Preface-- Results in Brief-- Background-- Some Libraries Independently Decided to Close, Reduce Their Hours, or Take Other Actions, but the Final Network Configuration Is Still Uncertain-- EPA Did Not Effectively Justify Its Decision to Reorganize Its Library Network-- EPA Did Not Fully Inform or Solicit Views from the Full Range of Stakeholders on the Reorganization but Is Now Increasing Its Outreach Efforts-- EPA Lacks a Strategy to Ensure Continuity of Library Services and Does Not Know Whether Its Actions Have Impaired Access to Environmental Information-- EPA Program Offices Are Responsible for Funding Their Libraries and Their Reorganization Through Their Support Budgets
40 Conclusions-- Recommendations for Executive Action-- Index.
(source: Nielsen Book Data)
Environmental Protection Agency's (EPA) library network provides staff and the public with access to environmental information. Its 26 libraries contain a wide range of information and resources and are located at headquarters, regional offices, research centres, and laboratories nation-wide. In 2006, EPA issued a plan to reorganise the network beginning in fiscal year 2007. The plan proposed closing libraries and dispersing, disposing of, and digitising library materials. GAO was asked to assess (1) the status of, and plans for, the network reorganisation; (2) EPA's rationale for reorganising the network; (3) the extent to which EPA has communicated with and solicited the views of EPA staff and external stakeholders in, conducting the reorganisation; (4) EPA's steps to maintain the quality of library services after the reorganisation; and (5) how EPA is funding the network and its reorganisation. For this study, GAO reviewed pertinent EPA documents and interviewed EPA officials and staff from each of the libraries. (source: Nielsen Book Data)
Preface-- Results in Brief-- Background-- The United States, Iraq, and Donors Have Funded Reconstruction of Iraq's Oil and Electricity Sectors, but Iraq's Future Needs Are Significant and Sources of Funding Uncertain-- Iraq's Oil and Electricity Production Goals Have Not Been Met, Oil Production Figures May Be Overstated, and Iraq Faces Difficulties Sustaining Infrastructure-- Major Challenges Hinder Efforts to Meet Iraq's Oil and Electricity Needs-- Conclusions-- Recommendations for Executive Action-- Agency Comments and Our Evaluation-- Index.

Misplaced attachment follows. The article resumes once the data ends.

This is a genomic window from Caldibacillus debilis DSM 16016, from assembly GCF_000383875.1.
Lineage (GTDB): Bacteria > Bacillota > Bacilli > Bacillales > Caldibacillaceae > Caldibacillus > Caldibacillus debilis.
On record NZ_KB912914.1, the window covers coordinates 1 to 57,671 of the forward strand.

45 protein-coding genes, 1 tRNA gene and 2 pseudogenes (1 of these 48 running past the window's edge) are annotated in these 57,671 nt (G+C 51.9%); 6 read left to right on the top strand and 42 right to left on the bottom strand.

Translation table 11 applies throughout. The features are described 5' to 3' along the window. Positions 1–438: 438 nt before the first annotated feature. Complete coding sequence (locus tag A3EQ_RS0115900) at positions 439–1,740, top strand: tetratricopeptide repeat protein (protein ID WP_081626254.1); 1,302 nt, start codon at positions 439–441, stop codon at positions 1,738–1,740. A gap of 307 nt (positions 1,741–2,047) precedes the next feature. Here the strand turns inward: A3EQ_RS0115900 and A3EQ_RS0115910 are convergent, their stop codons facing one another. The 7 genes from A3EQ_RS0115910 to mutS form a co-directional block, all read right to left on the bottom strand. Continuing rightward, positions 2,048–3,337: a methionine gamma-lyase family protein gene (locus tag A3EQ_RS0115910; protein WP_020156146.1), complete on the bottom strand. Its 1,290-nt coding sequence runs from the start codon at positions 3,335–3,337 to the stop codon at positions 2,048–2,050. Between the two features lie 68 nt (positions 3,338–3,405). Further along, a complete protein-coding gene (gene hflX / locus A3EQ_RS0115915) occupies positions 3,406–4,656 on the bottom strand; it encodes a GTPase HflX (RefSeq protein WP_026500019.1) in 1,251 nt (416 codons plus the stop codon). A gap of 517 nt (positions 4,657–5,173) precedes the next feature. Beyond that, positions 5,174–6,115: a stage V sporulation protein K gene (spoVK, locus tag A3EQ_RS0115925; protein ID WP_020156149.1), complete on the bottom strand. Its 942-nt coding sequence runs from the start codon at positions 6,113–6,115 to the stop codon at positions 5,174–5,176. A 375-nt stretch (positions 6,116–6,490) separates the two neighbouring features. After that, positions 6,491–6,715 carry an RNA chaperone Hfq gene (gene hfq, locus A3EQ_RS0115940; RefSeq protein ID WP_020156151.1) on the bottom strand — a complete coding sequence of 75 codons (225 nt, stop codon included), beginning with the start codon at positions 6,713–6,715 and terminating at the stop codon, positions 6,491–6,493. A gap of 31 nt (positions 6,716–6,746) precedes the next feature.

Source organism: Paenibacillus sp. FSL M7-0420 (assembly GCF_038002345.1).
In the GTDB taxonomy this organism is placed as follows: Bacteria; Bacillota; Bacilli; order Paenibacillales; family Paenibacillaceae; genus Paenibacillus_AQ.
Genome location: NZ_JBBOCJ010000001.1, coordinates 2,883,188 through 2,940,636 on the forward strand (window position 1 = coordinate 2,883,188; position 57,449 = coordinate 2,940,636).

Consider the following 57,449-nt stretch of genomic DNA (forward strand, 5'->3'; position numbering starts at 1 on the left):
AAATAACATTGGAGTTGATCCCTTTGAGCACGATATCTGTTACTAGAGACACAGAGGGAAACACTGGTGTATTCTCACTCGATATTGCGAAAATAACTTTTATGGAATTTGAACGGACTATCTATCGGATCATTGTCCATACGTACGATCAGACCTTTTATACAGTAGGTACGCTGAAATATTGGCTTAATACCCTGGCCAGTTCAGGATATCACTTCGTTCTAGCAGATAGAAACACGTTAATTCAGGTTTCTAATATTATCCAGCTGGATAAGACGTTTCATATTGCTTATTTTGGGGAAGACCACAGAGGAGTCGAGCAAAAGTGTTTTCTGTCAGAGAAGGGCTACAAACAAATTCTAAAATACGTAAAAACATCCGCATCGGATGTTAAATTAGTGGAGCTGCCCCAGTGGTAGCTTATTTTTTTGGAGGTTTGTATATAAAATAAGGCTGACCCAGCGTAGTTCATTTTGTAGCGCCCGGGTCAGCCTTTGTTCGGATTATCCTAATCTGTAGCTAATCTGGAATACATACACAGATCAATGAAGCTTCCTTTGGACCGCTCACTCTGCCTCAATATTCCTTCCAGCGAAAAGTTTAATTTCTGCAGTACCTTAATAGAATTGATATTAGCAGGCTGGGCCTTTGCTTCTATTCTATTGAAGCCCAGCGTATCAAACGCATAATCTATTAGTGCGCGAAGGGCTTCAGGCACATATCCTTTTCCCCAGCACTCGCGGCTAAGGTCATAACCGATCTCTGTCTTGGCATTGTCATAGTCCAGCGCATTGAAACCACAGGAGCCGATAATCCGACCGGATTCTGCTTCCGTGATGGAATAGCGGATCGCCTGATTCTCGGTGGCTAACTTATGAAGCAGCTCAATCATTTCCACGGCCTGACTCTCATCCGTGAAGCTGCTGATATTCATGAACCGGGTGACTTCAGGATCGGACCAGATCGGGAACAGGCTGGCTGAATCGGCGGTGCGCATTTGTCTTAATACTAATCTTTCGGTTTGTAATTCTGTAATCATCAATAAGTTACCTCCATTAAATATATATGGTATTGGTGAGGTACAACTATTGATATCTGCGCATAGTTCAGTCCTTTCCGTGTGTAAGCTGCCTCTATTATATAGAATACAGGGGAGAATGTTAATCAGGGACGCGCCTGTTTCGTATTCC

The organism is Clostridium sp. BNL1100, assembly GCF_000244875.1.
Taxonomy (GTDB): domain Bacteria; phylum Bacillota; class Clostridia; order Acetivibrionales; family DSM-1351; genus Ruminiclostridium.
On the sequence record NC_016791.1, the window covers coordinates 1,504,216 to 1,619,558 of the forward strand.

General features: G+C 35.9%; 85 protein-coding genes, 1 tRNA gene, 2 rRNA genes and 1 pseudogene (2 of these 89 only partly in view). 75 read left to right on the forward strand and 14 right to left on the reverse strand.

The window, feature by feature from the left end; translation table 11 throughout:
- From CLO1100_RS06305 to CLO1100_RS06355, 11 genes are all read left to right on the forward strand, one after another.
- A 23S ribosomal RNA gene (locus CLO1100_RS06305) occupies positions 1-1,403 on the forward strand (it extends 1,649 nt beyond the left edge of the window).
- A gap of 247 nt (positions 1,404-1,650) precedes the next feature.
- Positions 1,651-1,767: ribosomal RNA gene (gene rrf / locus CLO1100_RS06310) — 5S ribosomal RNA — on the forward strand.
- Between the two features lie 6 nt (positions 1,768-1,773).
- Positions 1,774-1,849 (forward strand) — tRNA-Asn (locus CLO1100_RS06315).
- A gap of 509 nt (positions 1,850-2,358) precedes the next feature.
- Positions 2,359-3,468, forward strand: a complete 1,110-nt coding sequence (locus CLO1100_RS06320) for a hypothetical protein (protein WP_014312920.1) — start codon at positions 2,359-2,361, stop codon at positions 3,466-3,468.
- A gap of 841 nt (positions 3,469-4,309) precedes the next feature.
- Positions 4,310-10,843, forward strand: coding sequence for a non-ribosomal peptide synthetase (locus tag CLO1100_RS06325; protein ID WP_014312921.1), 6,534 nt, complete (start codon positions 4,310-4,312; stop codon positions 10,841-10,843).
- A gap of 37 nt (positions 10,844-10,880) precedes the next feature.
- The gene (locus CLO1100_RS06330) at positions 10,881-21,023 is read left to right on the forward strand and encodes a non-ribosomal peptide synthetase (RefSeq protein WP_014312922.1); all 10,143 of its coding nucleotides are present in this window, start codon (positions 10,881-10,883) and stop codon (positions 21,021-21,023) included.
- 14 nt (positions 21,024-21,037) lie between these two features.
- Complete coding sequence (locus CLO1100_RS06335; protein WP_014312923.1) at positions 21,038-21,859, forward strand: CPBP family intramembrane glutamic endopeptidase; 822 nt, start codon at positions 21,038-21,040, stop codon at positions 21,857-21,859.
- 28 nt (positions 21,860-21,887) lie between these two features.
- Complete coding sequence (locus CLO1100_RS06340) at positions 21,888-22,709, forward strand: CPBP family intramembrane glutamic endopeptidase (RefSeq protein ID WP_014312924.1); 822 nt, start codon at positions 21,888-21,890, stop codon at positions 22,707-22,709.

(source: Nielsen Book Data)
While billions have been provided to rebuild Iraq's oil and electricity sectors, Iraq's future needs are significant and sources of funding uncertain. For fiscal years 2003 through 2006, the United States made available about $7.4 billion and spent about $5.1 billion to rebuild the oil and electricity sectors. The United States spent an additional $3.8 billion in Iraqi funds on the two sectors, primarily on oil and electricity sector contracts administered by U.S. agencies.However, according to various estimates and officials, Iraq will need billions of additional dollars to rebuild, maintain, and secure Iraq's oil and electricity sectors. The Ministry of Electricity estimates that about $27 billion will be needed to meet the sector's future rebuilding requirements; a comparable estimate has not been developed by the Ministry of Oil. Since the majority (about 70 percent) of U.S. funds has been spent, the Iraqi government and the international donor community represent important sources of potential funding.However, prospects of such funding are uncertain. First, the Oil and Electricity Ministries have encountered difficulties spending capital improvement budgets because of weaknesses in budgeting, procurement, and financial management. As of November 2006, the Ministry of Oil had spent less than 3 percent of its $3.5 billion 2006 capital budget to improve Iraq's oil facilities. Second, Iraq has not made full use of potential international contributions and it is unclear what additional financial commitments, if any, will be provided to Iraq's oil and electricity sectors as part of a new international compact (agreement), according to U.S. officials. As of March 2007, donors had committed $580 million in grants for the electricity sector and had offered loans for oil and electricity projects; however, Iraq has not accessed these loans in part due to concerns about its high debt burden. (source: Nielsen Book Data)